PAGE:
Someone at the David Suzuki Foundation needs to re-think their “Search Engine Optimization” strategy.
Farming it out to Chinese spammers probably wasn’t a great idea.
I uncovered this today when I noticed an inordinate number of tweets about David Suzuki’s latest opinion piece about farmed salmon, co-authored with Jay Ritchlin.
The tweets were all identically worded, and all appeared at exactly the same time.
Interesting, n’est pas?
But what really caught my interest was when I started clicking on some of these profiles to see who the hell are all these people.
A good handful of them had also tweeted an identically-worded comment about something completely different: the upcoming video game from Nintendo, Super Smash Bros. It appears these tweets were posted for the electronics chain Best Buy.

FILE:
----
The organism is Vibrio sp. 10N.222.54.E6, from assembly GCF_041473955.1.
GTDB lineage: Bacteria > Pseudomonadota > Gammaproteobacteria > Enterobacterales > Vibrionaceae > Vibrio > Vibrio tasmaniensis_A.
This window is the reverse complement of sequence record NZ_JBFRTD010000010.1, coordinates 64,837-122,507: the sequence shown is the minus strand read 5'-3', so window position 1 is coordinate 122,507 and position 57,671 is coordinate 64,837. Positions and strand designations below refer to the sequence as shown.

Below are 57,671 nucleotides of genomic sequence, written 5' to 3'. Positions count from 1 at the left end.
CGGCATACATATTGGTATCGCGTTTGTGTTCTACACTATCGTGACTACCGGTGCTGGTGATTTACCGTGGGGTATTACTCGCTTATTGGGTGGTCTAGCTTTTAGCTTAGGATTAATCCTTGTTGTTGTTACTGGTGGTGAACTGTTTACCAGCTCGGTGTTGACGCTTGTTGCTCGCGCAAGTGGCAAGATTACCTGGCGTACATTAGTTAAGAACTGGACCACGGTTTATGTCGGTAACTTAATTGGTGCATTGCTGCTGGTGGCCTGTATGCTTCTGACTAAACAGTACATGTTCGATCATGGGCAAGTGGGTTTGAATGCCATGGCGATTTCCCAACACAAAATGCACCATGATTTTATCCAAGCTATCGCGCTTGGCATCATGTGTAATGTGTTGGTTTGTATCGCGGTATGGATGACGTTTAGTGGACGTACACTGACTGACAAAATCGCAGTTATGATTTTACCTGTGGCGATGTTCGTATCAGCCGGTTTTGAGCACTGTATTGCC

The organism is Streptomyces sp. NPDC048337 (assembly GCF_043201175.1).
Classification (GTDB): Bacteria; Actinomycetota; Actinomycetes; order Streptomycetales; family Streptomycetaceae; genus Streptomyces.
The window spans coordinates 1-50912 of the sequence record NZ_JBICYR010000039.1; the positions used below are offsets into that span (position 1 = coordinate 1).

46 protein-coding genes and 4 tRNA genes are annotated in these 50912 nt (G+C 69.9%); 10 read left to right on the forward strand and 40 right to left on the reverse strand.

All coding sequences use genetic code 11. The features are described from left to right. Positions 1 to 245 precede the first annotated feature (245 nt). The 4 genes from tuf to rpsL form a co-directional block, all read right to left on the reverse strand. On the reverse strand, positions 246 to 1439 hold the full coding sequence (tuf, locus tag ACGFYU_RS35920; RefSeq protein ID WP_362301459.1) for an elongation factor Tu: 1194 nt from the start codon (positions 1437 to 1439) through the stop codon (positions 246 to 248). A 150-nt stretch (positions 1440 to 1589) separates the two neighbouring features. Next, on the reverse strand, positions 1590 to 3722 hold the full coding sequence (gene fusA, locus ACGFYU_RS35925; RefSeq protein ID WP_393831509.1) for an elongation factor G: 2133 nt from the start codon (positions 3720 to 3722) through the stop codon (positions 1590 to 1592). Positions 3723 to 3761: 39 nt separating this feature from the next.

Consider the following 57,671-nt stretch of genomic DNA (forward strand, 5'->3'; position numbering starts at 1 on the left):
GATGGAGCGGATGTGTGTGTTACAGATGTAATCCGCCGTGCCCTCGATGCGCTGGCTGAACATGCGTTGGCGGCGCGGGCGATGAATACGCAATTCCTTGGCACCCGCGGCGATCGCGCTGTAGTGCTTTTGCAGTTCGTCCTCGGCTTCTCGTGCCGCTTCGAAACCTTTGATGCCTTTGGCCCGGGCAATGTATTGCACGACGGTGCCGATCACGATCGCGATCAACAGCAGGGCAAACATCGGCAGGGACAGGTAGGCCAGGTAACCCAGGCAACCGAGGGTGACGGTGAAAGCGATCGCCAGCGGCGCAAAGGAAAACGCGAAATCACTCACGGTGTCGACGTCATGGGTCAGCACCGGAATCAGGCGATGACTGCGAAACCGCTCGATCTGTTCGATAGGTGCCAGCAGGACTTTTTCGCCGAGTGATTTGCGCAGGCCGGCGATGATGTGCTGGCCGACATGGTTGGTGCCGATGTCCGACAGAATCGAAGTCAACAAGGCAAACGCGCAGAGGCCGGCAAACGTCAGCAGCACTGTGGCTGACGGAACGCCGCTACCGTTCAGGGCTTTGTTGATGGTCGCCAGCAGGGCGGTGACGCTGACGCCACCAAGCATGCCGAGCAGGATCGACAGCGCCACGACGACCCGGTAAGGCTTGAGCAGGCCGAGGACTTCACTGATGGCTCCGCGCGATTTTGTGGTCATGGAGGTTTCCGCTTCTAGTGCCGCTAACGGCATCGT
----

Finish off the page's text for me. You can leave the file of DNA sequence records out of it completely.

The real kicker is that most of these accounts claim to be either linked to the Epoch Times, which is linked with the Falun Gong spiritual movement in China, or claim to be linked directly with Falun Gong.
But they have very few followers.
They are spam services masquerading as legitimate accounts, impersonating Falun Gong supporters to avoid detection and deletion.
I’m not surprised Best Buy uses these types of services, but it’s a surprise to learn that the sanctimonious David Suzuki Foundation uses them too.